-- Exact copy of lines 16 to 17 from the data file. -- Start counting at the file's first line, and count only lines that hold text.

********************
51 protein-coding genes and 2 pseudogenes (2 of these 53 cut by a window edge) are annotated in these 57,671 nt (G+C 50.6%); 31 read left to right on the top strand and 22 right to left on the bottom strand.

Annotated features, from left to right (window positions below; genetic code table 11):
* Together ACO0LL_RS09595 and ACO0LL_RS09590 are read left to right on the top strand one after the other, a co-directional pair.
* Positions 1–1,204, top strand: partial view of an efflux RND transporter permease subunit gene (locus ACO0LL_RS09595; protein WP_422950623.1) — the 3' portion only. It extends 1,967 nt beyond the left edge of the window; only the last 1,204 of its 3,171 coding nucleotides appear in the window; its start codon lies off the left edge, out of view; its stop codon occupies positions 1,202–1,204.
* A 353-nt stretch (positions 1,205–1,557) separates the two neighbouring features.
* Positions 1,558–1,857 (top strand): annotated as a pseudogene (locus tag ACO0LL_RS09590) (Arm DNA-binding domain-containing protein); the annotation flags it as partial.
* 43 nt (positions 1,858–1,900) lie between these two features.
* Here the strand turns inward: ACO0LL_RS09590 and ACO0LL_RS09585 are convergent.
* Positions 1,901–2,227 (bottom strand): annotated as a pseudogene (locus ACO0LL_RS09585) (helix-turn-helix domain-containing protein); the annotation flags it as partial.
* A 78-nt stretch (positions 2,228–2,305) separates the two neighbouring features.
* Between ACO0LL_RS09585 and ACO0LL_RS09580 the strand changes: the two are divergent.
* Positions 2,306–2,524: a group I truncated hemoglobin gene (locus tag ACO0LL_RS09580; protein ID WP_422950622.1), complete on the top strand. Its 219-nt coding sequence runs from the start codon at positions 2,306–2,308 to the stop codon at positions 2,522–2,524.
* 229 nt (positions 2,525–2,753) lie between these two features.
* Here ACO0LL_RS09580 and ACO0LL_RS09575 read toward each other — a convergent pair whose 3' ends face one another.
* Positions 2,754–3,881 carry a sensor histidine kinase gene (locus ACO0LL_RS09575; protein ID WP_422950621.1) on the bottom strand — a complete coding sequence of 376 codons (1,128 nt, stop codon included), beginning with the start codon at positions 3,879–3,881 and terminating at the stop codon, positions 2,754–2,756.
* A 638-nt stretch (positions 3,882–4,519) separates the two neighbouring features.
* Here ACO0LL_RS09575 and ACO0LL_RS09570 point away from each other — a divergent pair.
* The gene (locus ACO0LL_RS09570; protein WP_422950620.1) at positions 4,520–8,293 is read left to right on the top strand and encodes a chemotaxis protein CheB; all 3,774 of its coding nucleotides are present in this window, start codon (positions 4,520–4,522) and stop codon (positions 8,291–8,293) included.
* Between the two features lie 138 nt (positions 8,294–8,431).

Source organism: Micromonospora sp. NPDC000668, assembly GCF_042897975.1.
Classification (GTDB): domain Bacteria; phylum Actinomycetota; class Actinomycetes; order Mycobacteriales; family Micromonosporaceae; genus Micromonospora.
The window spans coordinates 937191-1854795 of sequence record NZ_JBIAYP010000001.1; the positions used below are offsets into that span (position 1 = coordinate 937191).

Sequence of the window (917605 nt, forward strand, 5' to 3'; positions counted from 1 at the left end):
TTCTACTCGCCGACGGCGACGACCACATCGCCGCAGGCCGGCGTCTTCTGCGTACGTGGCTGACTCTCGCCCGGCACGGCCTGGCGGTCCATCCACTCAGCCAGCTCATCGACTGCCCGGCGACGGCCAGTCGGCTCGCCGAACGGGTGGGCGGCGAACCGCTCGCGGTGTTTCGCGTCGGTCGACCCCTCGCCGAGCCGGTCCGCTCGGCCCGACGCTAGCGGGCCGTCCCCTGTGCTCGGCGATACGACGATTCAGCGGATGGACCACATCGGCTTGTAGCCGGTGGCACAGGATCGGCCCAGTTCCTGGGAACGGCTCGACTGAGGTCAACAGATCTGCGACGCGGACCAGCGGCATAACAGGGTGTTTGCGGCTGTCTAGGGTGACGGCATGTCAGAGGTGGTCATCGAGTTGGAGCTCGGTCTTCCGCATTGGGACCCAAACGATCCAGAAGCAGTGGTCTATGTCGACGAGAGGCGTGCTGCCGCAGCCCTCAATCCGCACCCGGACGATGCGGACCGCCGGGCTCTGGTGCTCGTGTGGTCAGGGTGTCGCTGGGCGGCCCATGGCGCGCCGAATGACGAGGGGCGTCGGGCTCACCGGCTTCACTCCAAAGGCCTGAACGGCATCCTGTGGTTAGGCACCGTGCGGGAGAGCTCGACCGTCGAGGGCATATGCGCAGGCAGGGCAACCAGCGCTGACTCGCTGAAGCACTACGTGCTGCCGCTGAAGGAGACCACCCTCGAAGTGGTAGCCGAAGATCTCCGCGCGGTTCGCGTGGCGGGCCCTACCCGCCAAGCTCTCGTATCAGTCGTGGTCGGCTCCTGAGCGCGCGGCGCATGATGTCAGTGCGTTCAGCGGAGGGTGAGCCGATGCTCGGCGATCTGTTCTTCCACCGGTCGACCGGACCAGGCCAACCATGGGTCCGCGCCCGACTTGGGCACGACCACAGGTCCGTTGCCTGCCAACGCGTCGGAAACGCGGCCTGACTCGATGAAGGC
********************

* A 638-nt stretch (positions 3,882–4,519) separates the two neighbouring features.
* Here ACO0LL_RS09575 and ACO0LL_RS09570 point away from each other — a divergent pair.